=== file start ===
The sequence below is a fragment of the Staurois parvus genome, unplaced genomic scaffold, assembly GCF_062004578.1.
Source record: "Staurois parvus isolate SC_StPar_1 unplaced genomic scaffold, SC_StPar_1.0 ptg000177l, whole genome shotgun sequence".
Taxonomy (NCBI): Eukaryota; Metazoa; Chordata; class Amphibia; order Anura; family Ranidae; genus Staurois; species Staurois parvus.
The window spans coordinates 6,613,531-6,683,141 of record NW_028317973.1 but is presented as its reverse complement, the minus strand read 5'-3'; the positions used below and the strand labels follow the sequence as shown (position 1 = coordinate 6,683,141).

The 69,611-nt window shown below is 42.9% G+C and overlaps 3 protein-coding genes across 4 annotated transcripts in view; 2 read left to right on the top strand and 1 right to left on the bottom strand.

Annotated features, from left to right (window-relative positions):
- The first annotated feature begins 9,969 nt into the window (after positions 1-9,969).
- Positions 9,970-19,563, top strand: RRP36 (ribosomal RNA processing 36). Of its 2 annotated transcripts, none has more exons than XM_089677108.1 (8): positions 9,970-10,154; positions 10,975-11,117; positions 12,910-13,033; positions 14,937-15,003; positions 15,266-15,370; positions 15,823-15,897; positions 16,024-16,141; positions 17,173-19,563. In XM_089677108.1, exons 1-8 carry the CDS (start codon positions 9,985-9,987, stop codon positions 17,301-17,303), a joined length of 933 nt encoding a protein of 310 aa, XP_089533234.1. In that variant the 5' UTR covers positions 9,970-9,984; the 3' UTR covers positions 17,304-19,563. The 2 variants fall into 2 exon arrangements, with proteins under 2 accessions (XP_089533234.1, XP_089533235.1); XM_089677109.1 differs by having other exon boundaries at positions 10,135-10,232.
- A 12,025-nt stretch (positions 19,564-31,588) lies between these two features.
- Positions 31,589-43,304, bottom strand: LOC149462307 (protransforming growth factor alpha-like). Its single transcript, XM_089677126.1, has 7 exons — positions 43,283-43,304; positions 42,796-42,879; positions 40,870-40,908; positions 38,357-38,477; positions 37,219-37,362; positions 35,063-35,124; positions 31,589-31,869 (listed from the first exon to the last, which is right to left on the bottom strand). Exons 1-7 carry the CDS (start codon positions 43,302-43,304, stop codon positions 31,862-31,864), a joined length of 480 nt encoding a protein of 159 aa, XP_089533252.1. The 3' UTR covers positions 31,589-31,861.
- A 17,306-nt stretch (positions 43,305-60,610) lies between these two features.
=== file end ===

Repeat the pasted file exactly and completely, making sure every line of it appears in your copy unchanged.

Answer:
The sequence below is a fragment of the Staurois parvus genome, unplaced genomic scaffold, assembly GCF_062004578.1.
Source record: "Staurois parvus isolate SC_StPar_1 unplaced genomic scaffold, SC_StPar_1.0 ptg000177l, whole genome shotgun sequence".
Taxonomy (NCBI): Eukaryota; Metazoa; Chordata; class Amphibia; order Anura; family Ranidae; genus Staurois; species Staurois parvus.
The window spans coordinates 6,613,531-6,683,141 of record NW_028317973.1 but is presented as its reverse complement, the minus strand read 5'-3'; the positions used below and the strand labels follow the sequence as shown (position 1 = coordinate 6,683,141).

The 69,611-nt window shown below is 42.9% G+C and overlaps 3 protein-coding genes across 4 annotated transcripts in view; 2 read left to right on the top strand and 1 right to left on the bottom strand.

Annotated features, from left to right (window-relative positions):
- The first annotated feature begins 9,969 nt into the window (after positions 1-9,969).
- Positions 9,970-19,563, top strand: RRP36 (ribosomal RNA processing 36). Of its 2 annotated transcripts, none has more exons than XM_089677108.1 (8): positions 9,970-10,154; positions 10,975-11,117; positions 12,910-13,033; positions 14,937-15,003; positions 15,266-15,370; positions 15,823-15,897; positions 16,024-16,141; positions 17,173-19,563. In XM_089677108.1, exons 1-8 carry the CDS (start codon positions 9,985-9,987, stop codon positions 17,301-17,303), a joined length of 933 nt encoding a protein of 310 aa, XP_089533234.1. In that variant the 5' UTR covers positions 9,970-9,984; the 3' UTR covers positions 17,304-19,563. The 2 variants fall into 2 exon arrangements, with proteins under 2 accessions (XP_089533234.1, XP_089533235.1); XM_089677109.1 differs by having other exon boundaries at positions 10,135-10,232.
- A 12,025-nt stretch (positions 19,564-31,588) lies between these two features.
- Positions 31,589-43,304, bottom strand: LOC149462307 (protransforming growth factor alpha-like). Its single transcript, XM_089677126.1, has 7 exons — positions 43,283-43,304; positions 42,796-42,879; positions 40,870-40,908; positions 38,357-38,477; positions 37,219-37,362; positions 35,063-35,124; positions 31,589-31,869 (listed from the first exon to the last, which is right to left on the bottom strand). Exons 1-7 carry the CDS (start codon positions 43,302-43,304, stop codon positions 31,862-31,864), a joined length of 480 nt encoding a protein of 159 aa, XP_089533252.1. The 3' UTR covers positions 31,589-31,861.
- A 17,306-nt stretch (positions 43,305-60,610) lies between these two features.